(I have edited your query, since eNotes allows only one question per post.)
The text of To Kill a Mockingbird is very much Scout's story. She is the narrator and main character, and most of the events revolve around her and are told well in the future from her adult perspective. Scout undergoes many changes during the two-plus years that encompass the novel, and the lessons she learns--through her own experiences and from the people around her--reveal her developing maturity and a loss of innocence that comes much earlier than most children her age. She learns about the importance of being tolerant toward others by Atticus's words of wisdom: how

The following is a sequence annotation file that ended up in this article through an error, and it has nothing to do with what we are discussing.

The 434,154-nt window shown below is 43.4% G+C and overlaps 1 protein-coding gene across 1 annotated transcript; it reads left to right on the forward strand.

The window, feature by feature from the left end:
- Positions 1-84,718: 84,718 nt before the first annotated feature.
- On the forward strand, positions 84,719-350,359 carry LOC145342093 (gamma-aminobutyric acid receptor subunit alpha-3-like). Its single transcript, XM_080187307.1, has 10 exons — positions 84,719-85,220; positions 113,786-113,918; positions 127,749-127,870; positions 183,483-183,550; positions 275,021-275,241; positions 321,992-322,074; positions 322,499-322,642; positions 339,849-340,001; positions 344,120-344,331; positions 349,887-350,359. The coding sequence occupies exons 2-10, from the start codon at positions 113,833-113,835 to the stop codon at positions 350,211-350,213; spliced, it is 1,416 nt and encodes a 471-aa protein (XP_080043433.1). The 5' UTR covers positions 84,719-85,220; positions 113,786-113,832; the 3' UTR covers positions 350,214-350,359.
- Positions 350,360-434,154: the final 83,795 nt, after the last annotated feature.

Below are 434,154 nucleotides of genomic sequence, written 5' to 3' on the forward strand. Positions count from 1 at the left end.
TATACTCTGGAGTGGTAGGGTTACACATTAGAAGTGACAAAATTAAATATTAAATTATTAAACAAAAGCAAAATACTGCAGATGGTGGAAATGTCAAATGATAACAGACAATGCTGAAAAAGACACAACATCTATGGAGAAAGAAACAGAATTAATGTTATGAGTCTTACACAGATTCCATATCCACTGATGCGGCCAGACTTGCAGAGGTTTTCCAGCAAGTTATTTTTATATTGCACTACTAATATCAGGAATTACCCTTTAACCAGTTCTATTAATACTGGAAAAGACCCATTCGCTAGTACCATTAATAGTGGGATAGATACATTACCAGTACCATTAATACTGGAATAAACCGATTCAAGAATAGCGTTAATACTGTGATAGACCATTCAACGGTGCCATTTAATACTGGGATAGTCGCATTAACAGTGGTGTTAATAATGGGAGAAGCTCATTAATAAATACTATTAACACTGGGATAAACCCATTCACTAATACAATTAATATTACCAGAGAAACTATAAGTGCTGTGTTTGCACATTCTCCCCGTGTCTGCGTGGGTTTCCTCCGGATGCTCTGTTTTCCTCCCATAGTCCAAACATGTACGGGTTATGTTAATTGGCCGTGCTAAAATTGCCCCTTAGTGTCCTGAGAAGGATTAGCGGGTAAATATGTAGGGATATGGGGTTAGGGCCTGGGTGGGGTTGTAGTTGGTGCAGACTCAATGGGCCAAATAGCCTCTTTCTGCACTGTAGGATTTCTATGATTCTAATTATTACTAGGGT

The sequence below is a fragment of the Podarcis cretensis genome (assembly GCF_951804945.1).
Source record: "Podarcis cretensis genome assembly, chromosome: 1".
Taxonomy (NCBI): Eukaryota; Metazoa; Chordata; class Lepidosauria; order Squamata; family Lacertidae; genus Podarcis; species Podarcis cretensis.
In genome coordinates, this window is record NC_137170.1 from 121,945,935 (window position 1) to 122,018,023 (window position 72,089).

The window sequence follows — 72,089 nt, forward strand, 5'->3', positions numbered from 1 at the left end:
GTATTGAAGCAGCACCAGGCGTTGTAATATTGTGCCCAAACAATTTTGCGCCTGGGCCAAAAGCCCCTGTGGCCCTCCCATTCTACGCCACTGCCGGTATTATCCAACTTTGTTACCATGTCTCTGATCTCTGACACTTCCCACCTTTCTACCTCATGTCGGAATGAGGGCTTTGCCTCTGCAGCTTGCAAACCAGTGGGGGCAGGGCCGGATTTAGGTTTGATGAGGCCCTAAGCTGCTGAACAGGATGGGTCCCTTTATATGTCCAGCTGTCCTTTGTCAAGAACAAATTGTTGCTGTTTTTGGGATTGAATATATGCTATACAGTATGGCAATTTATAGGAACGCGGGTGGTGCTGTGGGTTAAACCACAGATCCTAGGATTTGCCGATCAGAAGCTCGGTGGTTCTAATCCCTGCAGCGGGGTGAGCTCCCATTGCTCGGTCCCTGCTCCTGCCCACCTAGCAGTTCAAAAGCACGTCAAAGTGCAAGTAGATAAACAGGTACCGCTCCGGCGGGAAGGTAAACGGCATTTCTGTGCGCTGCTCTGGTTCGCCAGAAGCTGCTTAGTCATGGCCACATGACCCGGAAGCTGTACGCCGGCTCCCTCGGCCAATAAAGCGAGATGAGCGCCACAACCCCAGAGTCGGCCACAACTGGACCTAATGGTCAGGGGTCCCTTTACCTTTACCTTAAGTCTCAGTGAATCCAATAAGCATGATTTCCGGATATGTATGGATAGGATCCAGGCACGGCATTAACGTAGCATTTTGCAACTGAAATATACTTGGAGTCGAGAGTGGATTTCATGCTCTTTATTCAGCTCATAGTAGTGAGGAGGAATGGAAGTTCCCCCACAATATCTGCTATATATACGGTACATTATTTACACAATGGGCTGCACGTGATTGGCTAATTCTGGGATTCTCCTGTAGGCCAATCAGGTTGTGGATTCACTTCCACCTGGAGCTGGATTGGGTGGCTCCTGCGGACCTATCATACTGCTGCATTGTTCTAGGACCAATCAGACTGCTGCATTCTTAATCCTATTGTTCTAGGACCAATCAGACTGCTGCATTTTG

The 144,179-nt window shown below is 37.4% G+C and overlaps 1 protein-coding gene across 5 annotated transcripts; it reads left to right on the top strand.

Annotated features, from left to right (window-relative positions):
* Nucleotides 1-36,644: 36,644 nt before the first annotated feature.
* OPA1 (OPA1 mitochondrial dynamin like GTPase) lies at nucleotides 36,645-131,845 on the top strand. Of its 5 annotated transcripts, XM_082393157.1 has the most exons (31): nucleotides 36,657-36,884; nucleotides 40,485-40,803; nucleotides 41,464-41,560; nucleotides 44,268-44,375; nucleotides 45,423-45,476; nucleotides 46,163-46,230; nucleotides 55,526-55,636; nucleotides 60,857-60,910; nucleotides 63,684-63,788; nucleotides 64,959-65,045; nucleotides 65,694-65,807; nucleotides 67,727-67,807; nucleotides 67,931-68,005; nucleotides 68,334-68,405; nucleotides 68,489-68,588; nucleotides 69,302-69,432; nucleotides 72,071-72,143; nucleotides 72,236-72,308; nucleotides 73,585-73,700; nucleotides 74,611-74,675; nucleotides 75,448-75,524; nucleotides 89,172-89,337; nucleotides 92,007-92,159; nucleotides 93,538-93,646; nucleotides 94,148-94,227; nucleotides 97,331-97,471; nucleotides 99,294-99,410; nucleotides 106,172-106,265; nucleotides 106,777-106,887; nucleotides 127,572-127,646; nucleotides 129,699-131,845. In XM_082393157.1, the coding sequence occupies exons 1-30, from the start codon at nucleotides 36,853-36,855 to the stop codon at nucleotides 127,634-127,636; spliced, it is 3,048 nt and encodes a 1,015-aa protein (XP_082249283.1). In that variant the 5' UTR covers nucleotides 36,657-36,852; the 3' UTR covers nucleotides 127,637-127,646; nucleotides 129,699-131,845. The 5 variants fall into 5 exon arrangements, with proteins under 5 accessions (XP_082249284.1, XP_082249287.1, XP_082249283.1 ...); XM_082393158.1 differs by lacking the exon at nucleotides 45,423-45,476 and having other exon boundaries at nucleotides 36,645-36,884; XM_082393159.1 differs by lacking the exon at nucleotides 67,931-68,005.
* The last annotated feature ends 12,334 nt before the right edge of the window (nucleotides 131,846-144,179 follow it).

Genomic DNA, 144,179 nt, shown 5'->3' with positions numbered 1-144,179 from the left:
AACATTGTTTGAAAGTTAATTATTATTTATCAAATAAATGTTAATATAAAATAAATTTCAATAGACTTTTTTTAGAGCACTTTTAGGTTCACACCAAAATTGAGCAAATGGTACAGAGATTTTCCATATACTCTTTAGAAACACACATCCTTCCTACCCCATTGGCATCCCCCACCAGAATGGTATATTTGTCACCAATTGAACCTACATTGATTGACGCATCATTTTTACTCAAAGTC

"You never really understand a person until you consider things from his point of view--until you climb into his skin and walk around in in." (Chapter 3)
From Atticus she relates the symbolic innocence of the mockingbird to both Tom Robinson and Boo Radley; and through Atticus's actions, she discovers the meaning of humility, honor and the epitome of a true Southern gentleman. From others around her, Scout witnesses racial bigotry (Bob Ewell); hypocrisy (her teachers and the women of the Missionary Circle); bad parenting (Bob Ewell and Dill's parents); and how the words of adults don't always ring true (Miss Stephanie). She discovers how first impressions are not always accurate, recognizing for herself that both Tom Robinson and Boo Radley could not have committed the crimes for which they were accused.